Ensuring that resources from all sources are used efficiently to help accelerate growth could create more fiscal space. Initiatives such as the value-for-money unit and public expenditure tracking surveys with continuing PFM and civil service reforms will undoubtedly help make public spending more efficient. Improvements in fiscal reporting, treasury reform, and deployment of a new computerized payroll management system are already yielding tangible results. These efficiencies, with projected higher growth, could open up fiscal space.

Ghana faces a number of challenges in its strategy to accelerate growth and meet the MDGs. Maintaining macroeconomic stability and avoiding overheating will be a priority. This may require a more active role for monetary policy at a time of high fiscal spending. The authorities’ strategy is initially public sector led, starting with large infrastructure projects to remove supply bottlenecks. While this is fitting, it will be important to avoid crowding out of the private sector by involving it in public-private partnerships, continuing measures to improve the business environment, investing in human resources, and strengthening economic governance. Another challenge will be to assess trade-offs between different mixes of infrastructure and social sector spending. The World Bank’s MAMS model is a useful tool for MDG costing and assessing these trade-offs and the macroeconomic impact of scaled-up aid or other resources to meet the MDGs. Simulations for Ghana suggest that the poverty and other key MDGs could be met by a combination of large scaling-up of external resources and improvements in efficiency in the use of these resources, but that further productivity growth would be needed to mitigate potential Dutch disease pressures.

Malawi—Macroeconomic Stabilization and the Creation of Fiscal Space16

Malawi’s fiscal space shrank in 1999/2000 and 2003/04 as the macroeconomic situation rapidly deteriorated, driven by fiscal excess and external shocks. 17 Fiscal slippages occurred principally because budgets were not carefully prepared and executed, parastatals were repeatedly bailed out, and there were external weather shocks. As a result of poor fiscal management, some external budgetary support was withdrawn. When the government resorted to domestic financing, interest rates and inflation both rose. This set up a vicious cycle of ever-greater recourse to domestic financing, rising interest rates, widening fiscal deficits, and worsening public debt dynamics. By 2003/04, domestic debt had increased to 18 percent of GDP from 6½ percent in 1999/2000, and the interest on it was equivalent to 6½ percent of GDP (nearly one-third of primary government expenditures). External financing dropped to 3½ percent of GDP in 2002/03 from 10 percent in 1999/2000. Fiscal space shrank to 23½ percent of GDP in 2003/04 from 27 percent in 1999/2000.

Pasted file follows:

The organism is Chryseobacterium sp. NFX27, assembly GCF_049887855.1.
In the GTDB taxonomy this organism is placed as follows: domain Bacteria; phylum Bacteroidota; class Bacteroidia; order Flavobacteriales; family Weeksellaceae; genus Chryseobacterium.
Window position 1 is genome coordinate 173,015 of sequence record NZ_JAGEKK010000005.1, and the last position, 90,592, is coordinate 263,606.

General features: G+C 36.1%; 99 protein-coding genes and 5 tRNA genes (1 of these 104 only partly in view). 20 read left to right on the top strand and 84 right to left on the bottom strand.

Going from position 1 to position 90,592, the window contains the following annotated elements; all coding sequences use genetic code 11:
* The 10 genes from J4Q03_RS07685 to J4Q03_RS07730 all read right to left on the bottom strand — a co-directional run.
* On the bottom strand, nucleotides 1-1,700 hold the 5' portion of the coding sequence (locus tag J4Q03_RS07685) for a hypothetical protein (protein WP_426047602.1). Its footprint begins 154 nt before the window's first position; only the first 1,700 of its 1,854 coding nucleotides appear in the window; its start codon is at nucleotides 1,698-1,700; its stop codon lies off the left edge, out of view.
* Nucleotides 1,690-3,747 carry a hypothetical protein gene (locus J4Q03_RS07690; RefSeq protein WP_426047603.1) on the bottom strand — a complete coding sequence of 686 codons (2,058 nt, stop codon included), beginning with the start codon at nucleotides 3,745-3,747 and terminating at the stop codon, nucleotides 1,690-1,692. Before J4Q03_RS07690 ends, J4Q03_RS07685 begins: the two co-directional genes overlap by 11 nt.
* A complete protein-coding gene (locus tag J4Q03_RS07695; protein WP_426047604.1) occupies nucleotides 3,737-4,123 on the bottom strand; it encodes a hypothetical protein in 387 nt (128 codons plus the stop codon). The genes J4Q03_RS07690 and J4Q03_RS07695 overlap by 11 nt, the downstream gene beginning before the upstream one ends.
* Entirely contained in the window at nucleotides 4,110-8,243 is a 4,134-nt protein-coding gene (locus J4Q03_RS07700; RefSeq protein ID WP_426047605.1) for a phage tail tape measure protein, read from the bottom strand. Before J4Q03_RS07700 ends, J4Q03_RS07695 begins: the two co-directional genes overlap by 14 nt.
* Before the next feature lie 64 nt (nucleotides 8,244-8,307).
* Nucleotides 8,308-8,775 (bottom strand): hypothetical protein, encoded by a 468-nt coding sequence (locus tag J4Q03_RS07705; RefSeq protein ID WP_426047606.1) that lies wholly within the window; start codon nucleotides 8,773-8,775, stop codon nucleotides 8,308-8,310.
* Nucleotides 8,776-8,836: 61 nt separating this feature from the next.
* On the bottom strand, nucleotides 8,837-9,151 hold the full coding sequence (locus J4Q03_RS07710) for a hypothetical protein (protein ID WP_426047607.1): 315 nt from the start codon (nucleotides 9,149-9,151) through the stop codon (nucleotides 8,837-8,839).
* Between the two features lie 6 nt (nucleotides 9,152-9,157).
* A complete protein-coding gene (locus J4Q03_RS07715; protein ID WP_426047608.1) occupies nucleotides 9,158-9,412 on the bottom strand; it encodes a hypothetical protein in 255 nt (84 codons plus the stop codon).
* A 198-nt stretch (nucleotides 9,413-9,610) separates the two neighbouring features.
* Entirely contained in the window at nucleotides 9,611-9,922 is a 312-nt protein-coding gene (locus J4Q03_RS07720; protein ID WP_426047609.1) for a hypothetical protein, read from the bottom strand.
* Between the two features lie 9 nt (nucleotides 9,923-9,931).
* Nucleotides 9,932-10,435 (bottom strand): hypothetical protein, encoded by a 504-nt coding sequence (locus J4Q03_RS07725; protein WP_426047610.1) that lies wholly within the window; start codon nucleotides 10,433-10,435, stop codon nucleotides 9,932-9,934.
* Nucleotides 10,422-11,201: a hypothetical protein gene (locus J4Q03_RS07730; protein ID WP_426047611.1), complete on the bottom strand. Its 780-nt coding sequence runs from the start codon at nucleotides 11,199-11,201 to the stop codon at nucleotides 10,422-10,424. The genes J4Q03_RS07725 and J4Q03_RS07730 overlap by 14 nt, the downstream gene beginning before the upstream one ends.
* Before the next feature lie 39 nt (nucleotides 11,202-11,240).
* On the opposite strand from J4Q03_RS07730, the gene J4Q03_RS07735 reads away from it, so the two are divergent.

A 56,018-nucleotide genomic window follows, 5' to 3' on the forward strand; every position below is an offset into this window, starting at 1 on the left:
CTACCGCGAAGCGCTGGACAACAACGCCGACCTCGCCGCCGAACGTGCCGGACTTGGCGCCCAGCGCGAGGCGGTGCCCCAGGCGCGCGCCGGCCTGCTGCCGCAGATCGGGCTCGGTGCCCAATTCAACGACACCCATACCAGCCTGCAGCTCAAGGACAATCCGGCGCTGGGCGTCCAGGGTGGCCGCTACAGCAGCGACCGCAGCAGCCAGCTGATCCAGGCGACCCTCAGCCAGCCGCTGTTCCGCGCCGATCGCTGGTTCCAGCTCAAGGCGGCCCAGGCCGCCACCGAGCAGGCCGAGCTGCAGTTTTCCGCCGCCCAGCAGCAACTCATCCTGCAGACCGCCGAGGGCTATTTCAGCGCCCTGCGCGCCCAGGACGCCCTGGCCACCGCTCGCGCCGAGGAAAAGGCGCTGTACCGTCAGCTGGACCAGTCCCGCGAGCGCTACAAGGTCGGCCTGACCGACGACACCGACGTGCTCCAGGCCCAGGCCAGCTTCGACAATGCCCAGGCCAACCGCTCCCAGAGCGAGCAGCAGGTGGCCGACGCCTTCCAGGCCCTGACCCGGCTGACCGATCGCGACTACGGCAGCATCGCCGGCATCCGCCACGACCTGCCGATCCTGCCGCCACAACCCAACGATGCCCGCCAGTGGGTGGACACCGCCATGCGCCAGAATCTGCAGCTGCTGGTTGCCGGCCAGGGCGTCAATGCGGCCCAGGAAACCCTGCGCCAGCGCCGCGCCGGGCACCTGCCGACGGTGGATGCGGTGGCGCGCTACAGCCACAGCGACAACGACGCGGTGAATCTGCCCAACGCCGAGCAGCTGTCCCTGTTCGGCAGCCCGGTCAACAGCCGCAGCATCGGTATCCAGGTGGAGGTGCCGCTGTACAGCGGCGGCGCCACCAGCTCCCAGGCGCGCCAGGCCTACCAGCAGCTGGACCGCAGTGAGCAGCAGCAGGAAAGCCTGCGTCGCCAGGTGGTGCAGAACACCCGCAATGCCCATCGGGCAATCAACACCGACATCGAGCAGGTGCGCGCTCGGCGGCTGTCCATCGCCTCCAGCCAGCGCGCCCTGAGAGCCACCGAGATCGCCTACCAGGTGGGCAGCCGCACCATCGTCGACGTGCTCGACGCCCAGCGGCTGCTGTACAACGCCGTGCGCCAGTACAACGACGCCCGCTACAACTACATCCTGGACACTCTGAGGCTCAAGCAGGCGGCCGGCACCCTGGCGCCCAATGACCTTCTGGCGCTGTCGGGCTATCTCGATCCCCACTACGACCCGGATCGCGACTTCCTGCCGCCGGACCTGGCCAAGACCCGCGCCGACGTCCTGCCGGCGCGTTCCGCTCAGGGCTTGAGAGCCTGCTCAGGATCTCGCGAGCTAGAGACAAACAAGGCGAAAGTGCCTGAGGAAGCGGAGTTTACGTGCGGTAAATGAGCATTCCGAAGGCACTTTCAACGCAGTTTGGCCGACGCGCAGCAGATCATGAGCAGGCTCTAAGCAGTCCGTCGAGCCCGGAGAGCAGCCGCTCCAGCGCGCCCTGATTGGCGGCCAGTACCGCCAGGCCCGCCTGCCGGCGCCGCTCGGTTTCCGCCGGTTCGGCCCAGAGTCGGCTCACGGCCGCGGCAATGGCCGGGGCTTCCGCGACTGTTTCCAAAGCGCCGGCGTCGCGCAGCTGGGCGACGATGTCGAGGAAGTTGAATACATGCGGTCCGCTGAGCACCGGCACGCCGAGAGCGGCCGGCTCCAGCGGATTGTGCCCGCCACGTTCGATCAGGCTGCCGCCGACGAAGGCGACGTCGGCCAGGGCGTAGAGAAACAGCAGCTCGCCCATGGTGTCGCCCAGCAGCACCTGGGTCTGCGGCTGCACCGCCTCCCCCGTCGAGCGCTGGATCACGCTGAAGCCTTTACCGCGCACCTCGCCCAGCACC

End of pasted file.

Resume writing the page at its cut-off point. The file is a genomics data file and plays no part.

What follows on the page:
In mid-2004 the authorities embarked on an ambitious, and so far successful, program to restore macroeconomic stability. Fiscal discipline became stricter and fiscal performance improved, despite a severe food crisis in 2005. As a result, domestic financing needs decreased, bringing about a reduction in the domestic debt ratio (from 18 percent of GDP in 2003/04 to 14½ percent in 2005/06), inflation, and real interest rates.

Macroeconomic stabilization expanded fiscal space by lowering the interest rate bill and helping to mobilize external support. Interest payments on domestic debt declined by 2 percentage points of GDP between 2003/04 and 2005/06. The restoration of macroeconomic stability, as well as an adverse weather shock in 2005/06, encouraged donor support, which increased by 4½ percentage points of GDP. Exogenous factors—a rebound in tobacco production in 2004 and bumper crops in 2006—provided additional support by boosting economic activity and revenues. As a result, despite significantly less domestic borrowing (by 5½ percent of GDP) fiscal space expanded by over 3 percentage points of GDP, and pro-poor expenditures grew by the same amount (Table 2.4). Malawi reached the HIPC completion point in August 2006 and has since qualified for the MDRI.

Table 2.4.Malawi: Sources and Uses of Fiscal Space(Percent of GDP)
Source of fiscal space26.929.125.422.523.324.826.63.3
Domestic contribution16.717.020.018.915.414.814.2-1.1
Domestic interest payments-2.3-3.0-3.9-4.0-6.6-5.3-3.92.7
Domestic financing (net)
External contribution10.
External financing (net)
Use of fiscal space26.929.125.422.523.324.826.63.3
Other current spending11.713.811.412.210.511.414.54.0
Development expenditures10.410.
Memorandum item:
Pro-poor spending3.
Source: IMF staff calculations.